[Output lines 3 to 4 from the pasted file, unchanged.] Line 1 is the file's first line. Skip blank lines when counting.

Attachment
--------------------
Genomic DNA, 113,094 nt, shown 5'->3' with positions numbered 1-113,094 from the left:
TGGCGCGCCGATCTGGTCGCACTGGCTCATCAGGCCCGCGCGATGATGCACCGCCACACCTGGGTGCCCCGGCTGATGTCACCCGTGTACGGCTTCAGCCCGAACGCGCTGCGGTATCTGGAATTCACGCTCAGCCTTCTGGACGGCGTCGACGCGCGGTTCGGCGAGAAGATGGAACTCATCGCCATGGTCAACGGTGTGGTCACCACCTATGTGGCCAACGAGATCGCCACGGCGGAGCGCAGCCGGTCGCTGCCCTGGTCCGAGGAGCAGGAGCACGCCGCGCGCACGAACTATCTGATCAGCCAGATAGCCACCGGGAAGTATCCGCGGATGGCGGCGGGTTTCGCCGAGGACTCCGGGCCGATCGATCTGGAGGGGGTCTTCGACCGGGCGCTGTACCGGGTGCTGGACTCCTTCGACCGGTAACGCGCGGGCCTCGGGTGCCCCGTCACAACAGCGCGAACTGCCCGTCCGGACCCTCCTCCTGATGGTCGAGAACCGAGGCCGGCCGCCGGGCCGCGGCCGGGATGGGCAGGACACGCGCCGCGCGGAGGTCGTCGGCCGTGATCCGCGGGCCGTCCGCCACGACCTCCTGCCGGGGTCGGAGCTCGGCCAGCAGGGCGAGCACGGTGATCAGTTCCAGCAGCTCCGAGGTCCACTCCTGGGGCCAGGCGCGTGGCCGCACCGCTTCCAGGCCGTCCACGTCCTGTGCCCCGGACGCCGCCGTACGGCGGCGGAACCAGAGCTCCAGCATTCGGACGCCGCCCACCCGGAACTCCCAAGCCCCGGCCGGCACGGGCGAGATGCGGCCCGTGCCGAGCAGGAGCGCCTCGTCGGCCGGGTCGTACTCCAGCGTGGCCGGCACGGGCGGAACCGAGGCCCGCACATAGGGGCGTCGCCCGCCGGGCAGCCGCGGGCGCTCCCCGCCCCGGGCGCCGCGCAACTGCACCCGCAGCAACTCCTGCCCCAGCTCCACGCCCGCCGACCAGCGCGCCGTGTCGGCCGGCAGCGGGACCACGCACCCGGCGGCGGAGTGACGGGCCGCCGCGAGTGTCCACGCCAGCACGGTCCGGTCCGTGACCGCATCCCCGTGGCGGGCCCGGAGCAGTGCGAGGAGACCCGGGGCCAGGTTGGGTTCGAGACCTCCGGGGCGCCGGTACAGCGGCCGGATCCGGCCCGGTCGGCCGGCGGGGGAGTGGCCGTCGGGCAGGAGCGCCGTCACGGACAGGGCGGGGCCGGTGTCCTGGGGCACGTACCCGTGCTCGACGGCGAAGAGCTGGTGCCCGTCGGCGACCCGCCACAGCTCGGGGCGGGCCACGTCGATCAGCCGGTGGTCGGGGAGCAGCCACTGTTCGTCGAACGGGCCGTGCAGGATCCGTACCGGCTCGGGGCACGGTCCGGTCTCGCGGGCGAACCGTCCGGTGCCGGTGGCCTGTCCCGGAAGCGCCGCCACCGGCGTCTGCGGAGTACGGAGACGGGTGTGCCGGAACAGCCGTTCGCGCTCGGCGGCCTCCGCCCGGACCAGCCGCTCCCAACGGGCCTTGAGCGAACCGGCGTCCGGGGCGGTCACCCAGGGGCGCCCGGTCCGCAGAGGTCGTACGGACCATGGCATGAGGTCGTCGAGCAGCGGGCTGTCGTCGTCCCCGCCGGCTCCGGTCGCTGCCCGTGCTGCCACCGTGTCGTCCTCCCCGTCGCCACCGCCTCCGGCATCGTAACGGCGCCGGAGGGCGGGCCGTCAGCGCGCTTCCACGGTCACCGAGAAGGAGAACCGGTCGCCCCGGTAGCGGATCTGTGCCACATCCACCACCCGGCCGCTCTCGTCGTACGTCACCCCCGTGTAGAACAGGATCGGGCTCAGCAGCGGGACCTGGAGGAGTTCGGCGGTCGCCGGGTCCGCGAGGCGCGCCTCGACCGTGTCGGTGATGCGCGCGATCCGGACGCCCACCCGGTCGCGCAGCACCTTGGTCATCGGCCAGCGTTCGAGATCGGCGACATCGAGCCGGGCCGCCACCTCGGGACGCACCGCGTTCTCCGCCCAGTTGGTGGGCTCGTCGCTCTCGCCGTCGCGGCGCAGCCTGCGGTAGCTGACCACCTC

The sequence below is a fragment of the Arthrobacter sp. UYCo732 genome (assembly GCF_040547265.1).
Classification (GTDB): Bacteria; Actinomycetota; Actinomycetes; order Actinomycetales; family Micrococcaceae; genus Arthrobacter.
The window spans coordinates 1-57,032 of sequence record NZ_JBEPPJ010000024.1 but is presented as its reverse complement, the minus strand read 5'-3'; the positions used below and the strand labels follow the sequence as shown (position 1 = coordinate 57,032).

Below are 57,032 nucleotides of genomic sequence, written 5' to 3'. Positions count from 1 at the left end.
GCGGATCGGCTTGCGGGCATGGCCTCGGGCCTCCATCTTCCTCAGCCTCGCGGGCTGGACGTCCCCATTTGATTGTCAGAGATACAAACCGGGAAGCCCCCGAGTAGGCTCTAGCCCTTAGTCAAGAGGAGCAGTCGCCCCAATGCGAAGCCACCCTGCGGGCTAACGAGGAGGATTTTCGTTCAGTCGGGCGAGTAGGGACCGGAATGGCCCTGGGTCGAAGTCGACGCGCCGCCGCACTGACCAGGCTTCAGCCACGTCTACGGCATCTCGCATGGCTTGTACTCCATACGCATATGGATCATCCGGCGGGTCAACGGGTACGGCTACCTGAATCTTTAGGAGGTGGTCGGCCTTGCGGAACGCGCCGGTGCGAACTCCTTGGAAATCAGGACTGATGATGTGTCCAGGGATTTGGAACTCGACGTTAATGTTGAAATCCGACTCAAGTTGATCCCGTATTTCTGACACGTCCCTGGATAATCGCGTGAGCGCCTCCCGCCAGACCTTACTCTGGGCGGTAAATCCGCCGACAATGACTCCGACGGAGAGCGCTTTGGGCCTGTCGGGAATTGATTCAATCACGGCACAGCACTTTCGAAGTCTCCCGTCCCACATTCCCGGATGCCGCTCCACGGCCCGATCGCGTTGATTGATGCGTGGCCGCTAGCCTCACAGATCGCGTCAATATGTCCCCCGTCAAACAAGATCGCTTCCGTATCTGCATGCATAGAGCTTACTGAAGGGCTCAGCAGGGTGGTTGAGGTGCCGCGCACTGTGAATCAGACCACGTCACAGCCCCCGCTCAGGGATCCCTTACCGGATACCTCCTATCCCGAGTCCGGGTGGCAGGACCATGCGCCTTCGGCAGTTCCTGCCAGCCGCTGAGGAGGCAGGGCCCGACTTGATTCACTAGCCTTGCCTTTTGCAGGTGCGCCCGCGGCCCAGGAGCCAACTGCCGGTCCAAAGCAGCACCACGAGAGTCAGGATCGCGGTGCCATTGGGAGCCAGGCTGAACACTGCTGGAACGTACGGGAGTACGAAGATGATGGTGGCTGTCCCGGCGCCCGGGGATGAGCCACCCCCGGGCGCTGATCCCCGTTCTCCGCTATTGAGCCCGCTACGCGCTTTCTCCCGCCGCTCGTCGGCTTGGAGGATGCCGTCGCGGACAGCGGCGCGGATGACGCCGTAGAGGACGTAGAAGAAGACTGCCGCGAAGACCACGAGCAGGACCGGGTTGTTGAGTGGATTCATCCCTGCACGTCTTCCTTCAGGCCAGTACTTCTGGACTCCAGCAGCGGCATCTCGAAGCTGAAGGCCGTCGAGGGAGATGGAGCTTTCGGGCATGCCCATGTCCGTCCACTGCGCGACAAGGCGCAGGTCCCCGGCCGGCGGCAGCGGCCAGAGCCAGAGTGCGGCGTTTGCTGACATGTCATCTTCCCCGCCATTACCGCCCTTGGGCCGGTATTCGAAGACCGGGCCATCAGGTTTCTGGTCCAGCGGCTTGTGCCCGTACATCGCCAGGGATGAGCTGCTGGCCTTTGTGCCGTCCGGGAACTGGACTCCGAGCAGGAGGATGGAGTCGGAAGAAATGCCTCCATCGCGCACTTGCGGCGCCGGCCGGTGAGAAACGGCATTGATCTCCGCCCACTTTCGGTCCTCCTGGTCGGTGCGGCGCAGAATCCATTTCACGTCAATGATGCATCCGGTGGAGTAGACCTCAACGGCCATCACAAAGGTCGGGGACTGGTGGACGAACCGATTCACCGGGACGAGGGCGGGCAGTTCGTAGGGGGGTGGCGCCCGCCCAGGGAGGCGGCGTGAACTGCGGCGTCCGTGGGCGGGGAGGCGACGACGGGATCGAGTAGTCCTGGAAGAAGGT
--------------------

The sequence below is a fragment of the Arthrobacter sp. UYCo732 genome (assembly GCF_040547265.1).
Classification (GTDB): Bacteria; Actinomycetota; Actinomycetes; order Actinomycetales; family Micrococcaceae; genus Arthrobacter.